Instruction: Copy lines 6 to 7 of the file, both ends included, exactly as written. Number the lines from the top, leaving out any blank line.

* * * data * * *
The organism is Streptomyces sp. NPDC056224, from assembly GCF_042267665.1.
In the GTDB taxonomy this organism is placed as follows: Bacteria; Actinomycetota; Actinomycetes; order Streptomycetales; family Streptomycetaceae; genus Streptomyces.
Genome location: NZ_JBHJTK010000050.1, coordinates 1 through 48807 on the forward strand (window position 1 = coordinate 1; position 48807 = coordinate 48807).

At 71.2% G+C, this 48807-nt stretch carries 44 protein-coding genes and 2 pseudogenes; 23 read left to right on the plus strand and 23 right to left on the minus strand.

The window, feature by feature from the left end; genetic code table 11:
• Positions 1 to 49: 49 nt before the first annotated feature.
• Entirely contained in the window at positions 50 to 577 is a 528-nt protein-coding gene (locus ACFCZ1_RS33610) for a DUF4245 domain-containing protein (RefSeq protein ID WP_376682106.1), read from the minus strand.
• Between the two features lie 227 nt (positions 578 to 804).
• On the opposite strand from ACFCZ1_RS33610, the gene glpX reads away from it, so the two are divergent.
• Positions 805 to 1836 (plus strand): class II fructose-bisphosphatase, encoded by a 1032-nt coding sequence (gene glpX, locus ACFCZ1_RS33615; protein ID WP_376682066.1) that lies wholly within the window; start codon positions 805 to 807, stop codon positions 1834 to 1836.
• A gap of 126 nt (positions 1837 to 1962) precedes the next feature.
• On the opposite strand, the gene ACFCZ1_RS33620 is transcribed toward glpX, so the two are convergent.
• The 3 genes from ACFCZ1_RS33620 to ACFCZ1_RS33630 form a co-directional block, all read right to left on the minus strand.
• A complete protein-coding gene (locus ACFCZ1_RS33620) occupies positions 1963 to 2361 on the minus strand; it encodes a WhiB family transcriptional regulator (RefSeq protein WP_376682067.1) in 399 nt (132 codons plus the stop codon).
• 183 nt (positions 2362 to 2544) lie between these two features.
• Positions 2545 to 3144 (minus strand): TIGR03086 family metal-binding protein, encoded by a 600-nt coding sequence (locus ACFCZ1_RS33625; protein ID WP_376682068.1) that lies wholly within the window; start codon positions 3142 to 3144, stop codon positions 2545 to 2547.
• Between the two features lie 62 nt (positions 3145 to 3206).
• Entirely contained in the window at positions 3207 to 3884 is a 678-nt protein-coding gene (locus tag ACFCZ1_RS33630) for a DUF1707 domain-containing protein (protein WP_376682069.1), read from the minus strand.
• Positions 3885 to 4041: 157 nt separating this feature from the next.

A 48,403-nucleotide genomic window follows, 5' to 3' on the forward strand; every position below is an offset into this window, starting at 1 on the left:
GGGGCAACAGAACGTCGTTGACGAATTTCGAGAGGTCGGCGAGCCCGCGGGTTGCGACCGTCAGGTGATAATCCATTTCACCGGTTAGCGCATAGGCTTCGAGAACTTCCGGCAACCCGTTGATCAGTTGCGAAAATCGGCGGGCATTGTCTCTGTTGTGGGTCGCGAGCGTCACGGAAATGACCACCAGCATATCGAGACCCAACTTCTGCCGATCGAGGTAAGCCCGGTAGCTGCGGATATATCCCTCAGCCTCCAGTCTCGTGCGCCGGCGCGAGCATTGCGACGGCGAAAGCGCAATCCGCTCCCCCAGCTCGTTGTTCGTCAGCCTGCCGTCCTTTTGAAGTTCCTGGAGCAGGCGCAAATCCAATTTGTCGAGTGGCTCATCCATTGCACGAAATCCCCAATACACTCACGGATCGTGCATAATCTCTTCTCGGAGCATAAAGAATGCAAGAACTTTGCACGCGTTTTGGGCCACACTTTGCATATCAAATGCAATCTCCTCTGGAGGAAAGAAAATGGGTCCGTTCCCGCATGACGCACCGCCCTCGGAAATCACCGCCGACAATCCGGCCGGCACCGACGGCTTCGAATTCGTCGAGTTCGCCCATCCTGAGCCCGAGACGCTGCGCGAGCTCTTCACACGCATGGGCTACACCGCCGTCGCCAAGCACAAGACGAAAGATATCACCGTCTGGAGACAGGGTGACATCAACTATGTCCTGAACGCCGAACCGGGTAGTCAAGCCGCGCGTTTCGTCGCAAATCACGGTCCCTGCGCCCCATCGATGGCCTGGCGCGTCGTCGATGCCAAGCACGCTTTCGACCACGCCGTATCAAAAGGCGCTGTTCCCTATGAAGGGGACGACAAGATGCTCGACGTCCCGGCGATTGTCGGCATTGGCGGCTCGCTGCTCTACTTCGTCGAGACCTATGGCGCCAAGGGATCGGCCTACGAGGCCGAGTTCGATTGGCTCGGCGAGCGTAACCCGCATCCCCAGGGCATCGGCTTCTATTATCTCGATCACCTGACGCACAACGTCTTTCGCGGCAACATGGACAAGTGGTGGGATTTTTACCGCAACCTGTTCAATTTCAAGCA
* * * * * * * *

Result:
• Positions 1 to 49: 49 nt before the first annotated feature.
• Entirely contained in the window at positions 50 to 577 is a 528-nt protein-coding gene (locus ACFCZ1_RS33610) for a DUF4245 domain-containing protein (RefSeq protein ID WP_376682106.1), read from the minus strand.